NHL realignment now official: Wild card playoffs, four divisions for next season



The NHL Board of Governors has approved realignment for the 2013-14 season, sending the Detroit Red Wings and the Columbus Blue Jackets to the Eastern Conference, the Winnipeg Jets to the Western Conference and reformatting the League into four divisions – 16 teams in the East, 14 in the West.

This follows the NHLPA signing off on the plan last week, with the option to “re-evaluate” the format after a minimum of three seasons. So for at least the next two seasons, the NHL will look like this. (Barring, you know, any potential relocations. Like, say, if one team was playing a desert and couldn’t find an owner. Just spit-ballin’ here.)

From the NHL:
So the Jets leave the Southeast for what amounts to the Central, along with the Minnesota Wild, Colorado Avalanche and Dallas Stars. The Calgary Flames, Edmonton Oilers and Vancouver Canucks join the “Pacific”. The Blue Jackets, Washington Capitals and Carolina Hurricanes join the “Atlantic”. The Red Wings, Tampa Bay Lightning and Florida Panthers join the “Northeast”.

Here are the essentials on realignment …

• For the first time since 1997-98, all 30 teams will visit every NHL arena at least once per season. Congrats, Western Canada: You get your Sidney Crosby fix!
• Here’s the playoff format for next season, via Dan Rosen of NHL.com:
The Stanley Cup Playoffs will still consist of 16 teams, eight in each conference, but it will be division-based and a wild-card system has been added as a new wrinkle.

The top three teams in each division will make-up the first 12 teams in the playoffs. The remaining four spots will be filled by the next two highest-placed finishers in each conference, based on regular-season points and regardless of division. It will be possible, then, for one division to send five teams to the postseason while the other sends three.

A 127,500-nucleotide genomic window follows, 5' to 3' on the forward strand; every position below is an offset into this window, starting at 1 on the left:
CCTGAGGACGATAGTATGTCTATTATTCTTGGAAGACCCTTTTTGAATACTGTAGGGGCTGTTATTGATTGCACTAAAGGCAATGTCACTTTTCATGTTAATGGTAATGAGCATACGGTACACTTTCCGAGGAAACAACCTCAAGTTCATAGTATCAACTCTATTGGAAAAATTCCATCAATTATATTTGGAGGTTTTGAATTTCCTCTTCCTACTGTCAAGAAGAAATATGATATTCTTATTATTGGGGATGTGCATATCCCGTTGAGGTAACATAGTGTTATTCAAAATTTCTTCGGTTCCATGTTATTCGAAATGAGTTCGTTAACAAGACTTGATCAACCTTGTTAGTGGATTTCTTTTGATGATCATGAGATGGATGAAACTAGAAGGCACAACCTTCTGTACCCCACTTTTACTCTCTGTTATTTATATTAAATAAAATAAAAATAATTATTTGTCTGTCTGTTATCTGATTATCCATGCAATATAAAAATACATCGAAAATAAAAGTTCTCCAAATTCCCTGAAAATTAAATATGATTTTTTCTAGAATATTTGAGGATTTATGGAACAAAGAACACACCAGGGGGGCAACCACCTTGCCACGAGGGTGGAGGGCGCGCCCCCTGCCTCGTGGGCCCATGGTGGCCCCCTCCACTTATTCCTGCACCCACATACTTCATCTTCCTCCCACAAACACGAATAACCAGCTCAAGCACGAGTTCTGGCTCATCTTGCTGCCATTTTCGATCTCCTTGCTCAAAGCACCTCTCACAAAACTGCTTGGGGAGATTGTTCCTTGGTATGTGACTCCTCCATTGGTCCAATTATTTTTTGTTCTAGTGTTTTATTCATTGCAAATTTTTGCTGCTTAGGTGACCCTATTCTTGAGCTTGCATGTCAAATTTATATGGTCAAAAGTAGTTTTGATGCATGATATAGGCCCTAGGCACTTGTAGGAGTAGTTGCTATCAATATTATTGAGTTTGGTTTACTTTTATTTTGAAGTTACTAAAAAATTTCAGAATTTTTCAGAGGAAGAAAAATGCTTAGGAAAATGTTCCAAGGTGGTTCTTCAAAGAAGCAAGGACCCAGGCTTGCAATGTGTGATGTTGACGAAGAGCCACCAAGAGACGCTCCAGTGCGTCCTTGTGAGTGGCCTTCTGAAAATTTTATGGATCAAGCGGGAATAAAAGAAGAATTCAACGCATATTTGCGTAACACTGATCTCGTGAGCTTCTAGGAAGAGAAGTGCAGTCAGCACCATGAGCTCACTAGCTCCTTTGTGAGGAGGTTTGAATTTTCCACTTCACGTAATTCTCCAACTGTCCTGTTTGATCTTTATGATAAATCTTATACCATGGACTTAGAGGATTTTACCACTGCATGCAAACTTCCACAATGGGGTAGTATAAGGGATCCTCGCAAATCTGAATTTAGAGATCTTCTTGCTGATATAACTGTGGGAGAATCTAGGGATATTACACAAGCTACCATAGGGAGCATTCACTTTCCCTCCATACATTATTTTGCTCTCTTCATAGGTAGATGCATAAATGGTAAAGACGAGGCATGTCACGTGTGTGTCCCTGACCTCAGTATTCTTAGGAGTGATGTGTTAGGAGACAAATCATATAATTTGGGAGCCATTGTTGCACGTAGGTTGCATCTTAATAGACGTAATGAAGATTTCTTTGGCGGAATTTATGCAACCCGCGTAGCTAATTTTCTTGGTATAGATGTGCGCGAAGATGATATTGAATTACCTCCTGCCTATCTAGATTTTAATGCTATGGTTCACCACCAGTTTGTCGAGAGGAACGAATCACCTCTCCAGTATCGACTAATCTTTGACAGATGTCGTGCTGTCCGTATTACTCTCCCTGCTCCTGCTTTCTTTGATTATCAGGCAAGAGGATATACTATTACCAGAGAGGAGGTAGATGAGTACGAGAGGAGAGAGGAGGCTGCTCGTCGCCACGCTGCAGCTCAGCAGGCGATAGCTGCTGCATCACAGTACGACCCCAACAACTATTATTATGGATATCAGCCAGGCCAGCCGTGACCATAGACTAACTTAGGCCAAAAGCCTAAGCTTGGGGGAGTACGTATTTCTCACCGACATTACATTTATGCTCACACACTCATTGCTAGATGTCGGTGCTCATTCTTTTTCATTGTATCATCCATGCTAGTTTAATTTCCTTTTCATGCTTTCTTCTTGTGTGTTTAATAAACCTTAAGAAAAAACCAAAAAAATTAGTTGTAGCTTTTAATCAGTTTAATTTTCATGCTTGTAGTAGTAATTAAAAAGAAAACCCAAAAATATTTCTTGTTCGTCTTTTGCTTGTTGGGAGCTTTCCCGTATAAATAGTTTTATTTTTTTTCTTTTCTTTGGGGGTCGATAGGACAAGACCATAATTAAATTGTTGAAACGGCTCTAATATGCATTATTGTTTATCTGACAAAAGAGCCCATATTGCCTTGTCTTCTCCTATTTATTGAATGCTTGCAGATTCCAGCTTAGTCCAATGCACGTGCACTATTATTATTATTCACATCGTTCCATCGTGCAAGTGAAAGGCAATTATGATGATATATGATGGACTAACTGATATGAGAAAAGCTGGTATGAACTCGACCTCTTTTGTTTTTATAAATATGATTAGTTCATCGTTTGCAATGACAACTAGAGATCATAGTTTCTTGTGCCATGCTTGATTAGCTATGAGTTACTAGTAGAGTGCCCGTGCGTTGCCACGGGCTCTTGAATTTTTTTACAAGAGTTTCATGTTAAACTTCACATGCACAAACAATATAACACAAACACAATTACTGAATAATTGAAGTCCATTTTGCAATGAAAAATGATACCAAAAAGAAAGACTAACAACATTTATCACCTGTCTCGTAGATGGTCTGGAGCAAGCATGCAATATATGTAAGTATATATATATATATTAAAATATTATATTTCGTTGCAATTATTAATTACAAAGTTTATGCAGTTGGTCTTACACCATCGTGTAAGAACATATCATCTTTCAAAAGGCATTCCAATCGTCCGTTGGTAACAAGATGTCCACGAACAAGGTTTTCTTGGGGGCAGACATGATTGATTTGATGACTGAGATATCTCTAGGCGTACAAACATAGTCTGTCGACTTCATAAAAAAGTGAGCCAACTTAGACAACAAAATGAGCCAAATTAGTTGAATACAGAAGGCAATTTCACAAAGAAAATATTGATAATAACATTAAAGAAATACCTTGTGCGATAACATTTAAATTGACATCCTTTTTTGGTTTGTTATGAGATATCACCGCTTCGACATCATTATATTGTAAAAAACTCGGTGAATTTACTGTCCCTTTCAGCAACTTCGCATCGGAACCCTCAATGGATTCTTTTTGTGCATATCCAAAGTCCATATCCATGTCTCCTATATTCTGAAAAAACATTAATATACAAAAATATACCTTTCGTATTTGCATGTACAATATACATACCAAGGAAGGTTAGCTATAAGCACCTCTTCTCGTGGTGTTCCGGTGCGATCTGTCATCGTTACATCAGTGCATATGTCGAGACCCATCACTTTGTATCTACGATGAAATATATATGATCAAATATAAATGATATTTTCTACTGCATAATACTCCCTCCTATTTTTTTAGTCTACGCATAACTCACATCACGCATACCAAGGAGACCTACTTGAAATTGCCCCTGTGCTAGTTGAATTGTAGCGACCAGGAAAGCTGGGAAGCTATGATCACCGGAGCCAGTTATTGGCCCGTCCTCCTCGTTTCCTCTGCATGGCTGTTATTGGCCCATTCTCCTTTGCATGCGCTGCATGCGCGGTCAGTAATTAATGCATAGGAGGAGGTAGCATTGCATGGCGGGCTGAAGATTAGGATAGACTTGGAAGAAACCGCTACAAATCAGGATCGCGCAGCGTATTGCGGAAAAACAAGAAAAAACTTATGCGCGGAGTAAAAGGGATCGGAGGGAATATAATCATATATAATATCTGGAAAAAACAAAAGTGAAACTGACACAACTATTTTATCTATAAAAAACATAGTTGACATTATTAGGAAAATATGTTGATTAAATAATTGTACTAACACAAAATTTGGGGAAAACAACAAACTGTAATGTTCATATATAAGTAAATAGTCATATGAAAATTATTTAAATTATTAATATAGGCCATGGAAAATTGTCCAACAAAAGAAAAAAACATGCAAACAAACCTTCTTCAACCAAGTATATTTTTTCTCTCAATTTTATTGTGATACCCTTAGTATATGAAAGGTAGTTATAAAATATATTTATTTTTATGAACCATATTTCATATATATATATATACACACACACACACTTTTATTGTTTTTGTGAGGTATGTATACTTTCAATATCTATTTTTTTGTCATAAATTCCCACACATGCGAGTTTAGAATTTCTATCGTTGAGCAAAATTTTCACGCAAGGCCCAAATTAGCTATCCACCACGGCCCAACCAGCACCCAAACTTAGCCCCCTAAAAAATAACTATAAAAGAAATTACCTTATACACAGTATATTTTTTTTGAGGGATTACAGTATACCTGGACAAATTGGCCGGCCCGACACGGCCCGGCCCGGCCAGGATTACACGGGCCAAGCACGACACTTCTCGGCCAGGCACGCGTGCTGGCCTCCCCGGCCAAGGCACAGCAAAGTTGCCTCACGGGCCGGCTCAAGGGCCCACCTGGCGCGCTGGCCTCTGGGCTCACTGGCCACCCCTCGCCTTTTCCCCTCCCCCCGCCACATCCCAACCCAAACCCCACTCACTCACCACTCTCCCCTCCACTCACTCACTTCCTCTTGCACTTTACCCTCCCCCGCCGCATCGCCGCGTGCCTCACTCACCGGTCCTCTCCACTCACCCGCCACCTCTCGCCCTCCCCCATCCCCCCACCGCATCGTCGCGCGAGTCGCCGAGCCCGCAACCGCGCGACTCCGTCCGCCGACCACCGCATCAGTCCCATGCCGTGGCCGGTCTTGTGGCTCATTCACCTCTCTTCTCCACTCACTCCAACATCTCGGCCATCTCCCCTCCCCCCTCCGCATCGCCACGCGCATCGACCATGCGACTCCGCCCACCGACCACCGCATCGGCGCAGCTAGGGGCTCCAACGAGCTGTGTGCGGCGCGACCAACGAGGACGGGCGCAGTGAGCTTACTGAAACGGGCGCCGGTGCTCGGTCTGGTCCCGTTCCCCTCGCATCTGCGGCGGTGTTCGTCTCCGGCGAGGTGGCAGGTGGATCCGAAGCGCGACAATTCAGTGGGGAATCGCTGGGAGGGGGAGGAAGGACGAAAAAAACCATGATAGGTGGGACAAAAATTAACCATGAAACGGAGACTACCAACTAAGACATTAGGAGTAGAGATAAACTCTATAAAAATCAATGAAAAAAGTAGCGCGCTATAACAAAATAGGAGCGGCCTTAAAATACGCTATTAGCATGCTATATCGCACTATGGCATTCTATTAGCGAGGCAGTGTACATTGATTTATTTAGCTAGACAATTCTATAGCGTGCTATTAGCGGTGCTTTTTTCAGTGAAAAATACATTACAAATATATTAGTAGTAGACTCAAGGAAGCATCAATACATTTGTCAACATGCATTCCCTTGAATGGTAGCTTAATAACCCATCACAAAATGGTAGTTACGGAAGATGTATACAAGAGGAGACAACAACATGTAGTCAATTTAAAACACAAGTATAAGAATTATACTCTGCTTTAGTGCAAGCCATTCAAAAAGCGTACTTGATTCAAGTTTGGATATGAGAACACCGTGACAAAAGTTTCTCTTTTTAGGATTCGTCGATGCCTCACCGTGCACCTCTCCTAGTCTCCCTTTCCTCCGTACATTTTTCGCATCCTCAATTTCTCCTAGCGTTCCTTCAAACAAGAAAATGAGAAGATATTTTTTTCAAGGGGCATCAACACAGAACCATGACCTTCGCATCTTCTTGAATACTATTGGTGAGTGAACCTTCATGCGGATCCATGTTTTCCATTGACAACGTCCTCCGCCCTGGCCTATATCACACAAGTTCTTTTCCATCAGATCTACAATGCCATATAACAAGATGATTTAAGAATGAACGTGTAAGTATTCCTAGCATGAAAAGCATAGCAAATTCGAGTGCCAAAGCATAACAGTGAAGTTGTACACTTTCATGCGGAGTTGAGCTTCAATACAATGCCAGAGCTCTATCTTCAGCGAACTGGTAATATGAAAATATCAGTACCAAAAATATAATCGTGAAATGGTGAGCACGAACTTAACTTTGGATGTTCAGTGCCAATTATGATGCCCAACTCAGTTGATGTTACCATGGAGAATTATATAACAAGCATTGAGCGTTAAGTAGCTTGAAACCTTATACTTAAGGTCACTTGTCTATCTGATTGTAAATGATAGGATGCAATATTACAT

The seeding of the wild-card teams within each divisional playoff will be determined on the basis of regular-season points. The division winner with the most points in the conference will be matched against the wild-card team with the lowest number of points; the division winner with the second-most points in the conference will play the wild-card team with the second fewest points.

The teams finishing second and third in each division will play in the first round of the playoffs. The winners of each series will play for the divisional championship.

• Here’s the scheduling matrix for realignment, via the NHL:
Western Conference (7-Team Divisions)
Within Conference (Division): 29 games
* 5 games vs. five teams (3 Home/2 Away vs. two teams, 2 Home/3 Away vs.
three teams) AND 4 games vs. one team (2 Home/2 Away). Teams rotated on a
yearly basis.
* 5 X 5 =25 games
* 1 X 4 = 4 games
Within Conference (Non-Division): 21 games
* 3 games vs. each team (2 Home/1 Away vs. four teams, 1 Home/2 Away vs.
three teams). Teams rotated on a yearly basis.
* 3 X 7 = 21 games
Non-Conference: 32 games
* 2 games vs. each team (1 Home/1 Away)
* 2 X 16 = 32 games
(Exception: one team from each division plays one less game inside Division
and one more game inside Conference outside Division)
Eastern Conference (8-Team Divisions)
Within Conference (Division): 30 games
* 5 games vs. two teams (3 Home/2 Away vs. one team, 2 Home/3 Away vs. one
team) AND 4 games vs. five teams (2 Home/2 Away). Teams rotated on a yearly
basis.
* 5 X 2 =10 games
* 4 X 5 = 20 games
Within Conference (Non-Division): 24 games
* 3 games vs. each team (2 Home/1 Away vs. four teams, 1 Home/2 Away vs.
four teams). Teams rotated on a yearly basis.
* 3 X 8 = 24 games
Non-Conference: 28 games
* 2 games vs. each team (1 Home/1 Away)
* 2 X 14 = 28 games

•••

So there you go. All we’re left with now are deciding the division names (Patrick Adams, Norris, Smythe … done and done).
And, of course, deciding when the NHL should expand to even things out. Oh hi Seattle …